On display until April 2017
“The Essential Paul Robeson” contains materials consolidated from a previous exhibit on the towering Twentieth Century historical figure Paul Robeson. The exhibit will remain on view at least until April 2017 when Rutgers University will commemorate the Rutgers graduate’s life and accomplishments on the occasion of dedicating a large memorial to Robeson on the New Brunswick campus. Rutgers archives provided materials and encouragement to the Trenton Museum Society in preparing “The Essential Paul Robeson” exhibit.
Paul Robeson (1898-1976) enjoyed great success and popularity as a scholar-athlete, as an actor-musician, as a civil rights and labor activist, and as an advocate for world peace. Born in Princeton, Paul Robeson had many New Jersey connections. From 1915 to 1919 he attended Rutgers College, which is currently celebrating the centennial of Robeson’s distinguished record as a scholar and athlete, On the Banks of the Old Raritan. Robeson was elected to Phi Beta Kappa and Cap & Skull. His college transcript is part of the Ellarslie exhibit called “The Essential Paul Robeson.”
As a student- athlete, Paul Robeson earned eleven varsity letters in four sports at Rutgers, and his prowess was renowned as All-American football player. After graduating from Rutgers, Robeson played in the early National Football League in order to pay for Law School, at Columbia University in New York.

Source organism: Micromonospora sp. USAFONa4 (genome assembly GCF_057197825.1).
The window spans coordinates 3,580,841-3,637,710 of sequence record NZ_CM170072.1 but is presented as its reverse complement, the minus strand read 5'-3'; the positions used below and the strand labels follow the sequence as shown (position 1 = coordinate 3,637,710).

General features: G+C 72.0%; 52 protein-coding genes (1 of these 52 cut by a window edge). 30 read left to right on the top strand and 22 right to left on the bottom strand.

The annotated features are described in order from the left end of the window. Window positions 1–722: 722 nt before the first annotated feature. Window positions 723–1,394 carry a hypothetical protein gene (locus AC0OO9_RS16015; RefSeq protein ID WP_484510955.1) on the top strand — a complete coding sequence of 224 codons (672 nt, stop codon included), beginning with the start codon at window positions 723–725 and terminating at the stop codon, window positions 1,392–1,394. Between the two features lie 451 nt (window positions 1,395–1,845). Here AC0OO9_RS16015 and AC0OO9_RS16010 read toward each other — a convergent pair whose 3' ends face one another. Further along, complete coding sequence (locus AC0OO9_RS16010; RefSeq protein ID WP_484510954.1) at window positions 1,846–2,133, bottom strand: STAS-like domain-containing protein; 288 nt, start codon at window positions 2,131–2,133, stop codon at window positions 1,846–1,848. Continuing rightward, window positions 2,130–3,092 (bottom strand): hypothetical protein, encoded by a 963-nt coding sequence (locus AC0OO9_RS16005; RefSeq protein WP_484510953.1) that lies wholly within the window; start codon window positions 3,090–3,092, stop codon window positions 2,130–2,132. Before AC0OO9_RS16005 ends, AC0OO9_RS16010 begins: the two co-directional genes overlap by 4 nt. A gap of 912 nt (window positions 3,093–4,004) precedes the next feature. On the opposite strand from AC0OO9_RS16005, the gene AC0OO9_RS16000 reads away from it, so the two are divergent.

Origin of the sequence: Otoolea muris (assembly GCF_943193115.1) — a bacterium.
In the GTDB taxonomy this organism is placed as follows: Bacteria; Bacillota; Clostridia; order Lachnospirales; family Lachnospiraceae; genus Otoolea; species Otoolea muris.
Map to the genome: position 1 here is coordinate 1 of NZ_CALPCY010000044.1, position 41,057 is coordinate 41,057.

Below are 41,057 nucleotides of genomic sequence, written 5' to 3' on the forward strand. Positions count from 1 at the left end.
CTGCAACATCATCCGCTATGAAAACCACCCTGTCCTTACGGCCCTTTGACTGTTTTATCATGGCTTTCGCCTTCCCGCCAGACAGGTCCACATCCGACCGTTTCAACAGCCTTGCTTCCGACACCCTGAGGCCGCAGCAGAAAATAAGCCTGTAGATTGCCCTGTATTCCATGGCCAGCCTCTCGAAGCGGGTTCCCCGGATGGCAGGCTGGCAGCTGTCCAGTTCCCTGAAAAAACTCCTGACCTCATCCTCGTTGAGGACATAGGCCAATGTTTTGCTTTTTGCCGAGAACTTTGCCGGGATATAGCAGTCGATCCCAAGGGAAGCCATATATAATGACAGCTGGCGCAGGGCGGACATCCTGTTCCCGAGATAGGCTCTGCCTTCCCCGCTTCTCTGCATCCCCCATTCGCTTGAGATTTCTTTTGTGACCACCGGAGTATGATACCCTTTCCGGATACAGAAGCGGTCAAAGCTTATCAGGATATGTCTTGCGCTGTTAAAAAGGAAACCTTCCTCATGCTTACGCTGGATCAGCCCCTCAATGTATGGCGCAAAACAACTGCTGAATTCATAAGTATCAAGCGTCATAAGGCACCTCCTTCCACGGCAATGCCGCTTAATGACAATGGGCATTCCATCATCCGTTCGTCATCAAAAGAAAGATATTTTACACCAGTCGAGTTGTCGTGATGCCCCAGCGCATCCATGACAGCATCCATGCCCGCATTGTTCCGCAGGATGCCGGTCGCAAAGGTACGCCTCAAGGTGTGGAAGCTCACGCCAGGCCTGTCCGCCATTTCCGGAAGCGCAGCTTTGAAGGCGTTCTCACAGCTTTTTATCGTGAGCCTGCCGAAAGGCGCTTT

As a concert singer, Paul Robeson performed before large crowds worldwide including concerts at Rutgers and Princeton Universities where his powerful bass-baritone voice drew crowds. The song “Ol’ Man River” (from the musical Showboat) was popularized by Robeson.
While in Princeton, Robeson had a close personal friendship with scientist and Princeton resident Albert Einstein.
As an actor, Robeson performed as the lead in Shakespeare’s play Othello on Broadway, in London and in Princeton. His dignified interpretation of the character Othello was hailed for its power and originality. His performance was a milestone in the American civil rights movement.
In Trenton, Robeson had a success of a different kind when he protested the conviction of six young black men for murder. Upon review, the innocence of these falsely accused black men was established and all were eventually exonerated, but only after a long legal struggle that started with Robeson’s personal intervention. The book Jersey Justice, which documents the prolonged struggle for exoneration and justice, is part of the display called “The Essential Paul Robeson.”